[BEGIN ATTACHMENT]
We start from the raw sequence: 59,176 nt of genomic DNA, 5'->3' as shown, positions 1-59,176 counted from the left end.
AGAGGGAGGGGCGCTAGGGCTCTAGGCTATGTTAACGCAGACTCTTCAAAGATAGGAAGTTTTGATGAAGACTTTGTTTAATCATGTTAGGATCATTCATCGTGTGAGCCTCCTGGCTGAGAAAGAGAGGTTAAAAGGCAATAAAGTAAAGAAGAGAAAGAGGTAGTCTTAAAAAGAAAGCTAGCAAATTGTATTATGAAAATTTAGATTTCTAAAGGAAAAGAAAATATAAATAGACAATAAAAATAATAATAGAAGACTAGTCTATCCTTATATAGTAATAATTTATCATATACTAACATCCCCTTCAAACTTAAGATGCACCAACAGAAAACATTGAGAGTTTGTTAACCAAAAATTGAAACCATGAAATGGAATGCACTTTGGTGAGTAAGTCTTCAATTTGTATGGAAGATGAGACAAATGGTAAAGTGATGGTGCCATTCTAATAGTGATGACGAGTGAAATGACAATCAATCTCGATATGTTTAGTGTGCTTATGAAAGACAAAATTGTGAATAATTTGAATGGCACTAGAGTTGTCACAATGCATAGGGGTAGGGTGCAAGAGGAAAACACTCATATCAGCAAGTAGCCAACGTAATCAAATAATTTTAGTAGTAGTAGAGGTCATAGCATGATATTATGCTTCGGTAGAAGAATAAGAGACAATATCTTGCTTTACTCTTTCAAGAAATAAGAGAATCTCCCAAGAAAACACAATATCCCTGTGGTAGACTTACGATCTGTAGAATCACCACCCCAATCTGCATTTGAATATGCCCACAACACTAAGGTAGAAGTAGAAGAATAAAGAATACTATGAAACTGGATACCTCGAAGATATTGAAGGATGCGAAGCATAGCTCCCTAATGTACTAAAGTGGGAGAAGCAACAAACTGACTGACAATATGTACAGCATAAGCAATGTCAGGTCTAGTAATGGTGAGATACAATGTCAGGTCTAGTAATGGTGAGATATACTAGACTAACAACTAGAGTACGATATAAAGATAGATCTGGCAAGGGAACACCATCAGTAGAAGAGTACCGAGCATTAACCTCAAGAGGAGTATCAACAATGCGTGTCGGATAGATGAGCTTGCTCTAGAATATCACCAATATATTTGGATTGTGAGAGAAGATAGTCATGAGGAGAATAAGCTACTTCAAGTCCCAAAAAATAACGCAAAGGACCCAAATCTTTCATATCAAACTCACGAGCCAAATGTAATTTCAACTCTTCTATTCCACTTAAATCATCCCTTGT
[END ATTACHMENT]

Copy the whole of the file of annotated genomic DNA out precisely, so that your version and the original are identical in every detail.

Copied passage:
We start from the raw sequence: 59,176 nt of genomic DNA, 5'->3' as shown, positions 1-59,176 counted from the left end.
AGAGGGAGGGGCGCTAGGGCTCTAGGCTATGTTAACGCAGACTCTTCAAAGATAGGAAGTTTTGATGAAGACTTTGTTTAATCATGTTAGGATCATTCATCGTGTGAGCCTCCTGGCTGAGAAAGAGAGGTTAAAAGGCAATAAAGTAAAGAAGAGAAAGAGGTAGTCTTAAAAAGAAAGCTAGCAAATTGTATTATGAAAATTTAGATTTCTAAAGGAAAAGAAAATATAAATAGACAATAAAAATAATAATAGAAGACTAGTCTATCCTTATATAGTAATAATTTATCATATACTAACATCCCCTTCAAACTTAAGATGCACCAACAGAAAACATTGAGAGTTTGTTAACCAAAAATTGAAACCATGAAATGGAATGCACTTTGGTGAGTAAGTCTTCAATTTGTATGGAAGATGAGACAAATGGTAAAGTGATGGTGCCATTCTAATAGTGATGACGAGTGAAATGACAATCAATCTCGATATGTTTAGTGTGCTTATGAAAGACAAAATTGTGAATAATTTGAATGGCACTAGAGTTGTCACAATGCATAGGGGTAGGGTGCAAGAGGAAAACACTCATATCAGCAAGTAGCCAACGTAATCAAATAATTTTAGTAGTAGTAGAGGTCATAGCATGATATTATGCTTCGGTAGAAGAATAAGAGACAATATCTTGCTTTACTCTTTCAAGAAATAAGAGAATCTCCCAAGAAAACACAATATCCCTGTGGTAGACTTACGATCTGTAGAATCACCACCCCAATCTGCATTTGAATATGCCCACAACACTAAGGTAGAAGTAGAAGAATAAAGAATACTATGAAACTGGATACCTCGAAGATATTGAAGGATGCGAAGCATAGCTCCCTAATGTACTAAAGTGGGAGAAGCAACAAACTGACTGACAATATGTACAGCATAAGCAATGTCAGGTCTAGTAATGGTGAGATACAATGTCAGGTCTAGTAATGGTGAGATATACTAGACTAACAACTAGAGTACGATATAAAGATAGATCTGGCAAGGGAACACCATCAGTAGAAGAGTACCGAGCATTAACCTCAAGAGGAGTATCAACAATGCGTGTCGGATAGATGAGCTTGCTCTAGAATATCACCAATATATTTGGATTGTGAGAGAAGATAGTCATGAGGAGAATAAGCTACTTCAAGTCCCAAAAAATAACGCAAAGGACCCAAATCTTTCATATCAAACTCACGAGCCAAATGTAATTTCAACTCTTCTATTCCACTTAAATCATCCCTTGT